McChrystal and the COINhatas

Amid all the chatter about whether Stan McChrystal should keep his job, one storyline in the Rolling Stone article is getting lost: the doubts many U.S. soldiers have about counterinsurgency doctrine:

[H]owever strategic they may be, McChrystal's new marching orders have caused an intense backlash among his own troops. Being told to hold their fire, soldiers complain, puts them in greater danger. "Bottom line?" says a former Special Forces operator who has spent years in Iraq and Afghanistan. "I would love to kick McChrystal in the nuts. His rules of engagement put soldiers' lives in even greater danger. Every real soldier will tell you the same thing." 

Michael Hastings, the author, is clearly a skeptic -- a COINhata, if you will. He does little to present McChrystal's side of the argument, or any evidence that his strategy could be working. Admittedly, there isn't much evidence at this point. CFR's Stephen Biddle made a smart comment about this last week:

We're at one of those moments where it's very hard to tell whether things are going well or badly. Counterinsurgency always has this "darkest before the dawn" quality.  When you start with a tough situation, you introduce reinforcements and you begin to contest insurgent control of population areas they now control, violence then rises. Enemy causalities go up, causalities to your own forces rise, casualties to civilians increase, general mayhem rises. If you succeed, you gain political control of these populations and violence eventually comes down. From an early increase in violence, you can't deduce that you're winning or that you're losing because you would see exactly the same thing either way at this point in the war.

That was true enough in Iraq; the surge looked to many like it wasn't working well into the summer of 2007. But I wonder if Afghanistan is really a comparable situation. It's a much more fragmented country, where trends in one area don't necessarily spill over into other places. Tribal leaders don't have the same ability to bring their communities along, especially as years of war and Taliban rule have undermined the authority of tribal elders. So it's hard to imagine the same kind of "awakening" spreading rapidly across the country. This is going to be a slog, valley by valley, village by village.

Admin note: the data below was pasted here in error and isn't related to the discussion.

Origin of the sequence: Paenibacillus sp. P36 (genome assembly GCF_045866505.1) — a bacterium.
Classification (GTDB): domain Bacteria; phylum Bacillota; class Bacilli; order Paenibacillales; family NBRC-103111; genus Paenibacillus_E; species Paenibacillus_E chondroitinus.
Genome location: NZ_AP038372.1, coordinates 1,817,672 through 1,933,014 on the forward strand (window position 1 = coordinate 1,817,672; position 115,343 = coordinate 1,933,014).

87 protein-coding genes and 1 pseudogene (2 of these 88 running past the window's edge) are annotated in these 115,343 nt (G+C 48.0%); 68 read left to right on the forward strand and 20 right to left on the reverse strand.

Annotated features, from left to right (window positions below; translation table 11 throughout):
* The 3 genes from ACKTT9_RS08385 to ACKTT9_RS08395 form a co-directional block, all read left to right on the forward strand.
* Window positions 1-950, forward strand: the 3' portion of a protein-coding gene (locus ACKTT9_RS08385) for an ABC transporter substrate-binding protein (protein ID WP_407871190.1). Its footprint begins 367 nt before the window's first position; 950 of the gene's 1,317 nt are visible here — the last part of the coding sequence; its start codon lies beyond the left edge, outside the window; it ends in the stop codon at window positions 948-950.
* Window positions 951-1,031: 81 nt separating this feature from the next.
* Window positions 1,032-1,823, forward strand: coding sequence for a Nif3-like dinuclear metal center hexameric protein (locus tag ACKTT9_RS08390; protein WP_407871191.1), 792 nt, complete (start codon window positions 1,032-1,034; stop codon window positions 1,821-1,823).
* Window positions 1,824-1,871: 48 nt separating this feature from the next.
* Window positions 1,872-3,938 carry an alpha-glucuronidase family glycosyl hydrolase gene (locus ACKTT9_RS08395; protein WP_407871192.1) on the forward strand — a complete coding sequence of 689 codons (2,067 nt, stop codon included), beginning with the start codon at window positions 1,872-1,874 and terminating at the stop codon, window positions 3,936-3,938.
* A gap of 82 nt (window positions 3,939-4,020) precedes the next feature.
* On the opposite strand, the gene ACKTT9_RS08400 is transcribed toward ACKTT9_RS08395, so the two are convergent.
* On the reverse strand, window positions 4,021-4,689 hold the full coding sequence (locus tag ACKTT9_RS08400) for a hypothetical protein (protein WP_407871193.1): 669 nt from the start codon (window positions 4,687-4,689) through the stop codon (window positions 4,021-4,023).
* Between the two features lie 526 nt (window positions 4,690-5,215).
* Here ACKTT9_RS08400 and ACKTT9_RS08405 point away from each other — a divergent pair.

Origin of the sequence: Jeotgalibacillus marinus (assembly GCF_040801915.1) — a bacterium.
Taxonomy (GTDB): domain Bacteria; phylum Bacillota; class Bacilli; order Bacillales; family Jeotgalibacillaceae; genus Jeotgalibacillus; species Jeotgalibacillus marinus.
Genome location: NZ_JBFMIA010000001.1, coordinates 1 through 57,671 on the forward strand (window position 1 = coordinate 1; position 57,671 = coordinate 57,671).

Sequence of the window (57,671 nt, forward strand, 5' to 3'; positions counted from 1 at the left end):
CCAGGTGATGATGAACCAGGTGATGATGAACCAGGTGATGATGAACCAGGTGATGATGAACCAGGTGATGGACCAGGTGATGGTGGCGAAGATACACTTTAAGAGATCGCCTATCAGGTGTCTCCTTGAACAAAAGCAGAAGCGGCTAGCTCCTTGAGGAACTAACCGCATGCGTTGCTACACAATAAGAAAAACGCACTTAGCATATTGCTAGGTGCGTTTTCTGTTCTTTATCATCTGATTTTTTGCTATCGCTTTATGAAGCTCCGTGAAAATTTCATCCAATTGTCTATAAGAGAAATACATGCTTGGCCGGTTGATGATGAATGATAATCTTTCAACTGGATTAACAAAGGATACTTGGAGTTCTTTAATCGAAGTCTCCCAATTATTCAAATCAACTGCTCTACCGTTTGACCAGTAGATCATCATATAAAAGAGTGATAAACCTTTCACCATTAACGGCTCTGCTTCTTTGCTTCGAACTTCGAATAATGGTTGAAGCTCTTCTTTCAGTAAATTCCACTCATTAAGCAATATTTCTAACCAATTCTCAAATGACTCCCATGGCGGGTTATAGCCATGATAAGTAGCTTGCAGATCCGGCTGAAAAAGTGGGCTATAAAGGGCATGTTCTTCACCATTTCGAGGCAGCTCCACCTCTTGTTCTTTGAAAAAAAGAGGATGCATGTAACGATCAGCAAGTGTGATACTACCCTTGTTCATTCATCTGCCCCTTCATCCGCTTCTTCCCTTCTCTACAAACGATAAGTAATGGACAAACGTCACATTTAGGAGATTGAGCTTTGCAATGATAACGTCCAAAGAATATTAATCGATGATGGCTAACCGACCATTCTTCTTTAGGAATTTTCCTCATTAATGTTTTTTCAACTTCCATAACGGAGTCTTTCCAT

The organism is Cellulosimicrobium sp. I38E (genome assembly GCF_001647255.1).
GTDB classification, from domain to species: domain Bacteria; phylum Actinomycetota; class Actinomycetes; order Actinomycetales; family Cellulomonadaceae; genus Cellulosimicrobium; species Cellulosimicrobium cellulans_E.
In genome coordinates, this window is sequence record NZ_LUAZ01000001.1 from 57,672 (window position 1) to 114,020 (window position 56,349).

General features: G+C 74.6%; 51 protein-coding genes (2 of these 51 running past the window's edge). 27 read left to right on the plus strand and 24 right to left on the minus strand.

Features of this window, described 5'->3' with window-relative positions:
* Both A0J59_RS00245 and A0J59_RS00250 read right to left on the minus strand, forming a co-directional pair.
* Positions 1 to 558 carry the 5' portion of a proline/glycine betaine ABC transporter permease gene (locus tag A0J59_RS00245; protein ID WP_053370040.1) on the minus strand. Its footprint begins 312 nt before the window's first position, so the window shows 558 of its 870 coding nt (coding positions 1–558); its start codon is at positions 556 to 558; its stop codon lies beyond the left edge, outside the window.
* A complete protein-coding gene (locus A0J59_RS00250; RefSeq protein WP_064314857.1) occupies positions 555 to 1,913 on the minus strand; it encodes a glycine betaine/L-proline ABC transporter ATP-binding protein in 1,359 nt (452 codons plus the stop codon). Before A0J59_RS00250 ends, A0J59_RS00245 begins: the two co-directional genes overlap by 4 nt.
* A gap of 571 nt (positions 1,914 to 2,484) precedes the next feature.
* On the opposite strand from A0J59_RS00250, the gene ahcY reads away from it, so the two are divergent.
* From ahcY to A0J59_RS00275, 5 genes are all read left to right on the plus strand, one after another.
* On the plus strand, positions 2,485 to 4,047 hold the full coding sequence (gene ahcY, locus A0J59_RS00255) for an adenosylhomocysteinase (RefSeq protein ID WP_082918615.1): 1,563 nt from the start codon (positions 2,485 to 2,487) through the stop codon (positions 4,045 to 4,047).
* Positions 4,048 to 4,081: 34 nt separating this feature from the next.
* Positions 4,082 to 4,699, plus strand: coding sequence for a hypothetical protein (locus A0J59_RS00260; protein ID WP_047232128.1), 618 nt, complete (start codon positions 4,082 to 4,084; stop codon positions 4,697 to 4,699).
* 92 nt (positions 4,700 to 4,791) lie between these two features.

The thing is, though, it's not as if there is a viable alternative strategy out there. For years, the U.S. more or less tried Vice President Joe Biden's preferred approach of keeping a light footprint and limiting U.S. military operations to going after bad guys, while de-emphasizing nation building. That didn't work either. So I think it's worth giving COIN more time to succeed, whether or not McChrystal is the man implementing it.

Which raises another question about the general's leadership in Afghanistan. As any COIN expert will tell you, theory is one thing; implementation is quite another. What made General Petraeus so effective in Iraq was that he was brilliant at operationalizing COIN concepts and ensuring that everyone down the chain of command was carrying them out properly. Is McChrystal doing that effectively? I have my doubts. He certainly isn't following the COIN dictum that "unity of effort" is paramount -- he and Karl Eikenberry, the U.S. ambassador in Kabul, can't seem to get along; nor can Eikenberry get along with Afghan President Hamid Karzai. If winning a counterinsurgency war is mainly a political effort, what does it tell you if the politics guy isn't even in the game?


Can the Turkish opposition kick out Erdogan?

A few months back, I had a pleasant lunch at a Turkish restaurant in Dupont Circle with representatives of a nascent Turkish political party, TDH. The party billed itself as a Western-oriented alternative to the ruling AKP party -- and also as more dynamic and forward-looking than the CHP, the opposition party that has been the traditional home of secular Turks. It turned out to be a short-lived venture: Today, party leader Mustafa Sarigul announced that he was abandoning his plans to establish TDH as an independent political party, and would throw his support behind the CHP is Turkey's 2011 general election.

Sarigul suggested that international and domestic developments -- a reference to Prime Minister Erdogan's vociferous criticism of Israel in the wake of the Gaza flotilla disaster and the recent flare-up of Turkish-Kurdish tensions -- were the reason TDH leaders had to "act as statesmen and unite" with opposition groups. The real reason, however, probably has more to do with changes in the CHP, and within Turkey's political climate. After the resignation of CHP leader Deniz Baykal following a sex scandal, his replacement, Kemal Kilicdaroglu, has mended bridges with Baykal's old rivals -- including Sarigul.

Just as importantly, the Turkish opposition seems to have gained new life. Two recent polls found that the CHP was polling at its highest level in years, now receiving the support of approximately 30 percent of Turks. There are a variety of possible reasons for this improvement in the party's fortunes: the new leadership of Kilicdaroglu, Turkish anger that the AKP's much-celebrated "Kurdish opening" failed to achieve results, discontent over Erdogan's Middle East adventurism, and double-digit unemployment in a job market that still has not turned the corner following the international recession. Whatever the reason for the CHP's revival, its newfound strength makes it unlikely that there would be political space for a nascent party such as TDH to establish a foothold.

The 2011 election is still a year away -- a lifetime in politics. But it looks like the Turkish opposition is going to enter campaign season unified and energized in a way that must have Erdogan sweating.